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Greenberg: The Grass Is Not Greener on the Other Side

  • Ben Stiller, Greta Gerwig, Rhys Ifans, Jennifer Jason Leigh
  • ComedyDrama
  • Out now
  • Noah Baumbach
reviewed by
Haisam Abu-Samra
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Greenberg: The Grass Is Not Greener on the Other Side

Why would anyone want to spend time with Greenberg? He’s self-centred and
makes everyone around him uncomfortable. Having just checked out of a mental
rehabilitation facility, he seems to have pushed all his friends away twenty years
ago, except for Ivan (Ifans), who
can never look him in the eye and tell him what he truly thinks of him. One
would hope that by the end of the film, Greenberg (Stiller) would perk up a
little and do away with his self-imposed boundaries.

Truth is, Greenberg’s
existential dilemma would barley inspire sympathy, if any, but director Baumbach’s
latest privileged-drama doesn’t aim for compassion; it wants your recognition. Once
a promising artist leading a hot rock band, Greenberg rejects success by turning down a lucrative
offer from a major record label, and he’s about to do the same to Florence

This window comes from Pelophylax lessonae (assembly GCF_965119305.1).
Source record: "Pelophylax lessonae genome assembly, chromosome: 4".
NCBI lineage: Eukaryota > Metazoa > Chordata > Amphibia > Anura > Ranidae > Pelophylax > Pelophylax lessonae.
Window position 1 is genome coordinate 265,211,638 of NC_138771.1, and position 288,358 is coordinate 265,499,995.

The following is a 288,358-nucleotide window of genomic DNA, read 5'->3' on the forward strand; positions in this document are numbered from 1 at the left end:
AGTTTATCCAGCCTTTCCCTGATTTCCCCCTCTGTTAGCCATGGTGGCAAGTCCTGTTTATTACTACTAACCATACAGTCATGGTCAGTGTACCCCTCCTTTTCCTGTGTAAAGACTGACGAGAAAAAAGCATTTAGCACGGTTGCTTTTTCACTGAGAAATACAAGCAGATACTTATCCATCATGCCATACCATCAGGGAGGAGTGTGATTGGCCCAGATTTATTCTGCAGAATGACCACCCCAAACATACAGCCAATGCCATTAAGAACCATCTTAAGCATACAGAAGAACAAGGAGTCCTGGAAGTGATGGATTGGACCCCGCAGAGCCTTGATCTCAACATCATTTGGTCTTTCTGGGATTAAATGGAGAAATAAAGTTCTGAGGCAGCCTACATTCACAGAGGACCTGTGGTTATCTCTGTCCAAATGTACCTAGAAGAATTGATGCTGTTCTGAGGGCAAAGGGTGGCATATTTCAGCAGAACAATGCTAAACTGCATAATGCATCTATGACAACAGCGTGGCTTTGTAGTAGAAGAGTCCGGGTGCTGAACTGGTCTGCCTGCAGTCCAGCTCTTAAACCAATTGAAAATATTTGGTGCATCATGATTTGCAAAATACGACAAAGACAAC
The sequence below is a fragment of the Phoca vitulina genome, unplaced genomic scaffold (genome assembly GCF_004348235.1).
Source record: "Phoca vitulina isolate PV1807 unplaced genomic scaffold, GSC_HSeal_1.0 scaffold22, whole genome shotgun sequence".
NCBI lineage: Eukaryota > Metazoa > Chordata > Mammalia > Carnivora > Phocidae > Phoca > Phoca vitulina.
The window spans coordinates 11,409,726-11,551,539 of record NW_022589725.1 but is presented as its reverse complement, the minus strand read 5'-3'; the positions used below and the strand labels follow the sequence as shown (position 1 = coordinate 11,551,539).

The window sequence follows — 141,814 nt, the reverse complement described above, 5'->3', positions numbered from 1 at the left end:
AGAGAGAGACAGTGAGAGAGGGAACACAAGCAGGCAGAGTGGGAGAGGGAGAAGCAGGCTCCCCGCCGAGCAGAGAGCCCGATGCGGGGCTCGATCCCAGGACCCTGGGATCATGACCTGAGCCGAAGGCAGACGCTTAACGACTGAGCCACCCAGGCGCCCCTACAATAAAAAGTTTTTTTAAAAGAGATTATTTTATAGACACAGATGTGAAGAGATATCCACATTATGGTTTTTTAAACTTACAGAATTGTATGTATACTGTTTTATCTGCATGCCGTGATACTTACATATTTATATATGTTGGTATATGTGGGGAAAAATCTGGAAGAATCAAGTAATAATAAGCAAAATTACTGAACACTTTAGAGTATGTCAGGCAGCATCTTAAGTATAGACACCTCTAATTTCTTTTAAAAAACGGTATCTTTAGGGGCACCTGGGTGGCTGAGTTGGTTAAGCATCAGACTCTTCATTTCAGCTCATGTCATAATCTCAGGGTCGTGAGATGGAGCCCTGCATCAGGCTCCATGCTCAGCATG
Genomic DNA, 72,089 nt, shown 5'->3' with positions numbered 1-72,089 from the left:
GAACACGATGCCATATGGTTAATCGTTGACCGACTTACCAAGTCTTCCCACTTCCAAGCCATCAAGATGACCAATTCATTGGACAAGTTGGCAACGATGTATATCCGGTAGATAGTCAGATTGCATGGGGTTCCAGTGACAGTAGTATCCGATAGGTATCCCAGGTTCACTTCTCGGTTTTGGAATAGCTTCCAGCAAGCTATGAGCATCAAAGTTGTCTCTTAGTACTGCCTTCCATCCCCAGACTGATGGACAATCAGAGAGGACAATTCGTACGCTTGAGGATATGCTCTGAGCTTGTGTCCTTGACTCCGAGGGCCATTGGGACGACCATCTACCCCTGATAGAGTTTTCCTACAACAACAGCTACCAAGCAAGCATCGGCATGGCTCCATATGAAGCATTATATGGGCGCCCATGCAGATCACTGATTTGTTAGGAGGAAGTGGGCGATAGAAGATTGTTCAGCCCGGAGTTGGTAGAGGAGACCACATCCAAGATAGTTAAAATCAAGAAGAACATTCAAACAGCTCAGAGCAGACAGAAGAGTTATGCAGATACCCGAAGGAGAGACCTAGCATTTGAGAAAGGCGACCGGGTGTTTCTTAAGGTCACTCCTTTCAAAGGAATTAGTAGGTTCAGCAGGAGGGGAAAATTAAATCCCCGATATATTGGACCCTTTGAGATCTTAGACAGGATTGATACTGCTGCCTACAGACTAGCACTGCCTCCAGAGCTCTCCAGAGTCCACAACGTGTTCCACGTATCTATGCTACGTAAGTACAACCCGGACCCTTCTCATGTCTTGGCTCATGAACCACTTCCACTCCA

(Gerwig), who likes him despite all his off-putting quirks. She’s a young and
beautiful girl who finds his disgruntled moans charming. Yet Greenberg adamantly
pushes happiness out of his life.

This film is a sombre character study of a man who’s arrested in his
adolescence; a position that many aging bachelors have found themselves in. Greenberg is too honest for its own
good, and the hyperbolic vortex that the film is caught in interjects it with
immense moments of awkwardness. Whether it’s truthfulness or a forced complexity
is up to you to decide. However, there are plenty of both to go around.

Gerwig plays
the evasive love interest and the film’s most compelling character. While her
happy-go-lucky charms draw us, it’s Stiller who keep us in and shines as the
man who has to live a life that he didn’t plan on. His fiery performance is filled
with humility that rings a thousand times true. His interaction with young twenty-somethings
during one of the scenes finds him confronting his own mortality through candour;
and Stiller doesn’t shy away from exposing himself to ground the scene.

Sunny Los Angeles is captured in a hazy and hopeful light through the
masterful cinematography of Harris Savides. And just like Stiller plays ‘It
Never Rains in Southern California’ and asks his attentive lady friend to
listen beyond the kitsch, we should watch Greenberg and see beyond the sorrow
to get to the dreamy warmth at the centre.

Like This? Try

The Squid and The Whale, The Darjeeling Limited, Punch-Drunk Love

360 Tip

For the score, Baumbach called in LCD Soundsystem’s James Murphy to compose the airy soundtrack and help with the song selection.

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